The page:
Negative Feedback!?


More insights into the mastermind behind Trinity's ultra-high-end audio products. This time Dietmar Bräuer talks about negative feedback. For general understanding, the negative feedback is a control loop that compares the input signal with the output signal and adjusts the output signal, if it deviates from the input signal. 


Such a control loop has a few sound-relevant advantages.

1. Decreasing Distortions
  • In the TRINITY PA, the applied negative feedback decreases the distortions down to 0.00005%
2. Decreasing Output Impedance
  • In the Trinity PA, the applied negative feedback decreases the output impedance down to a few µOhms. This effect can be seen very well in the frequency response measurements via the load impedances. This effect can be seen very well in the fr frequency response measurements over the load impedances, because there the measurement curves lie exactly on top of each other, as in the ideal case.
3. Stabilization of Voltage Gain         
  • In the Trinity PA, the applied negative feedback stabilizes the voltage gain over temperature, frequency, and so on.
Let me start with a 500years old quote: “All things are poison and nothing is without poison; only the dose makes a thing, not a poison.”- Paracelsus

Even if the statement refers more to a medical reason, one can also derive an analog to electronics. 1977 wrote Otala in his paper “The Theory of Transient Intermodulation Distortion”

“The application of strong negative practice feedback in audio amplifier has become standard practice over the last decade because transformerless transistor amplifier circuits have enabled its easy use."

At that time, a distinction was already made between strong and weak negative feedback.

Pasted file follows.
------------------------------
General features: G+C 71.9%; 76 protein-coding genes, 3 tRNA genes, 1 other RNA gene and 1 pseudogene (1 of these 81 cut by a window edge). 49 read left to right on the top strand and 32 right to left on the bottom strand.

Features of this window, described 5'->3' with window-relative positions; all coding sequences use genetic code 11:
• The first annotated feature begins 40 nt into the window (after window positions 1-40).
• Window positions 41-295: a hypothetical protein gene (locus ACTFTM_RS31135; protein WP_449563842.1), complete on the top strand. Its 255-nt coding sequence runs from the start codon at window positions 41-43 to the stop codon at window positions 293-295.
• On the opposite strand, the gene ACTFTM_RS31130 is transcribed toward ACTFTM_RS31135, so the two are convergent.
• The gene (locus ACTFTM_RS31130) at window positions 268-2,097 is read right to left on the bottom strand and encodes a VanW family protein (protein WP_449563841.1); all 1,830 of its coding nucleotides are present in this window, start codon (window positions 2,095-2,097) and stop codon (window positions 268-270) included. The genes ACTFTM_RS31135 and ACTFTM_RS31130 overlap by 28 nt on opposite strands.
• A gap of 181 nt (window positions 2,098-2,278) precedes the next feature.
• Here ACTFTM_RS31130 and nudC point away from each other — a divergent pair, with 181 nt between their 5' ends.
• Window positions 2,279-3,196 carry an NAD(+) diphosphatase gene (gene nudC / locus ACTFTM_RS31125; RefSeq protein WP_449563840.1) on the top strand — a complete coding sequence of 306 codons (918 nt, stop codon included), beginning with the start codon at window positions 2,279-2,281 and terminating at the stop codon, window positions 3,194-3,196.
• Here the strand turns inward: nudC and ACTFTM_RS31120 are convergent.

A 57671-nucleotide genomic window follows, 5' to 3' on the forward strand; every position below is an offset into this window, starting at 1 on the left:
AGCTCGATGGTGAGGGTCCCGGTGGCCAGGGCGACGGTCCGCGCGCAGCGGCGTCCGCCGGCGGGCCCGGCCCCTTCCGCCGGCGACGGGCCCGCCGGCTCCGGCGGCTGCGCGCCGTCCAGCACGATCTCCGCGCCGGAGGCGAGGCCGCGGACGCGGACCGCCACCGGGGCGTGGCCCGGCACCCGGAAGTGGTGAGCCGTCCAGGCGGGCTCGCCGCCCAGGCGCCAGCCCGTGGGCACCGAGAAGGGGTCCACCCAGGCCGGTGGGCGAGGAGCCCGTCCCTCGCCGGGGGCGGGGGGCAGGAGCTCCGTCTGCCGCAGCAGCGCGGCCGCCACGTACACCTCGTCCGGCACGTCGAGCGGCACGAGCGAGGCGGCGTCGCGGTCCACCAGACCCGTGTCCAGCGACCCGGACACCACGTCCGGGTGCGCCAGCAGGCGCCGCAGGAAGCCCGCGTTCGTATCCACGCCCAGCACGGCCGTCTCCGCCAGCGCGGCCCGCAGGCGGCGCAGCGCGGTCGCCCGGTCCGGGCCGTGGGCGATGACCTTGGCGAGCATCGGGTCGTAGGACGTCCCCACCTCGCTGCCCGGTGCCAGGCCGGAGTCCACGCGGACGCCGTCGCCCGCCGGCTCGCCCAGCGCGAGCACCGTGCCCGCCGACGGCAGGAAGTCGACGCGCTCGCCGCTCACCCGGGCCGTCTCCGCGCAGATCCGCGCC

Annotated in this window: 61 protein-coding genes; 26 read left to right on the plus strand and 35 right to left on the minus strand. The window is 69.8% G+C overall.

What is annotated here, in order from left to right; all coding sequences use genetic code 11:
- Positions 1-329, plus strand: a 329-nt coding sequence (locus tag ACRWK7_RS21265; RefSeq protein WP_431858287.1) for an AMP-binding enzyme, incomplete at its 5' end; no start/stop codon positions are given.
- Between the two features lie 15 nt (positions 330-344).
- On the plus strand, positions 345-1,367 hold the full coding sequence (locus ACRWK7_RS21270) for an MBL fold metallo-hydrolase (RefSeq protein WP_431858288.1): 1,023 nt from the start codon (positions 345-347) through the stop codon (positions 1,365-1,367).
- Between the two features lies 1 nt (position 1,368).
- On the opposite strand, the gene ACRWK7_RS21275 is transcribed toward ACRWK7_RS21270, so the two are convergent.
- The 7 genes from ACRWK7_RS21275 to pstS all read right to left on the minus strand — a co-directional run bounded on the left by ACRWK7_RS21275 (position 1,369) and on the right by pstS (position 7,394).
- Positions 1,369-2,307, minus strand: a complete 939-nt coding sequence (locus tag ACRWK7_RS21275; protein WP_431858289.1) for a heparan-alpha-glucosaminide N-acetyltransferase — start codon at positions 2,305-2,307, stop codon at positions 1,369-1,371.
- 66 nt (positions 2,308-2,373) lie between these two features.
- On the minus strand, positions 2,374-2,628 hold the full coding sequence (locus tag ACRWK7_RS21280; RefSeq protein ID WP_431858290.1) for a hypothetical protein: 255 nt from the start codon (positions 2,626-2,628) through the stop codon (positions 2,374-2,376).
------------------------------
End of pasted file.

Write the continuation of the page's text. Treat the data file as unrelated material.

The benefit of negative feedback was never generally questioned only the dose. The advantages of negative feedback are real and not fantasy.
 
By the way, I have also designed concepts without negative feedback, e.g. current conveyors used as integrators in high-frequency channel equalizers around 1992.
 
However, a lot has happened in electronics since 1977, and statements that were maybe justified at that time are completely outdated today.
 
For a deeper explanation have a look at these two articles published at EDN  
 

 
How strong feedback can depend on the achieved open loop gain of the amplifier.
 
Since the open loop gain drops vs frequency with 20dB for a decade a much higher open loop gain always increases the loop gain over all frequencies.

Here is the open-loop gain of the TRINITY Power Amp. Even at 100kHz, we have almost 60dB open loop gain.

 
The small signal bandwidth of the current gain stage of the TRINITY power amplifier is around 6MHz and the large signal bandwidth under full load is 500kHz.
 
I don't think you need a wider bandwidth, because the best microphones can only convert music up to 50kHz into an electrical signal, if we then consider the recording side with a 192kHz AD converter then we see that when we talk about music we are talking about a bandwidth limited signal.
 
All these discussions about distortion caused by a “slew rate limited amplifier” have never considered that the rise time of an audio signal is limited and if we speak about 50kHz audio bandwidth we speak about a rise time of 7us (for a first order design).
 
The rise time of the TRINITY amp driving 10A is 800ns. That is almost a factor of 10 higher than the rise time which can be created by musical content.

 
If I see the matter correctly, such amplifier concepts without negative feedback are mainly found in amplifiers with huge output power, which requires a large number of big transistors whose wiring and the input capacitance represent quite a complex load that can cause the amplifier to start oscillating when you close a negative feedback loop.

However, when an amplifier oscillates, the intended negative feedback becomes positive feedback, which is essential for oscillators. 

Or as Murphy would say “Oscillators never oscillate, while amplifiers always do.” Enclosed the Murphy's Laws If people talk exclusively about the “sonic advantages” (there are no measuring advantages) of an open loop, then perhaps it is only because they cannot realize a stable closed loop in their concept.
 
From my point of view, amplifier concepts for music reproduction without feedback are no longer up to date and never were, because there are no sound-relevant parameters that are worsened by feedback, on the contrary, all sound-relevant parameters are significantly improved by feedback and the TRINITY PA is the best example of this.
 
Side note about kW audio amplifier: Similar to the weight and external dimensions, the maximum amplifier power is not a sound-relevant parameter.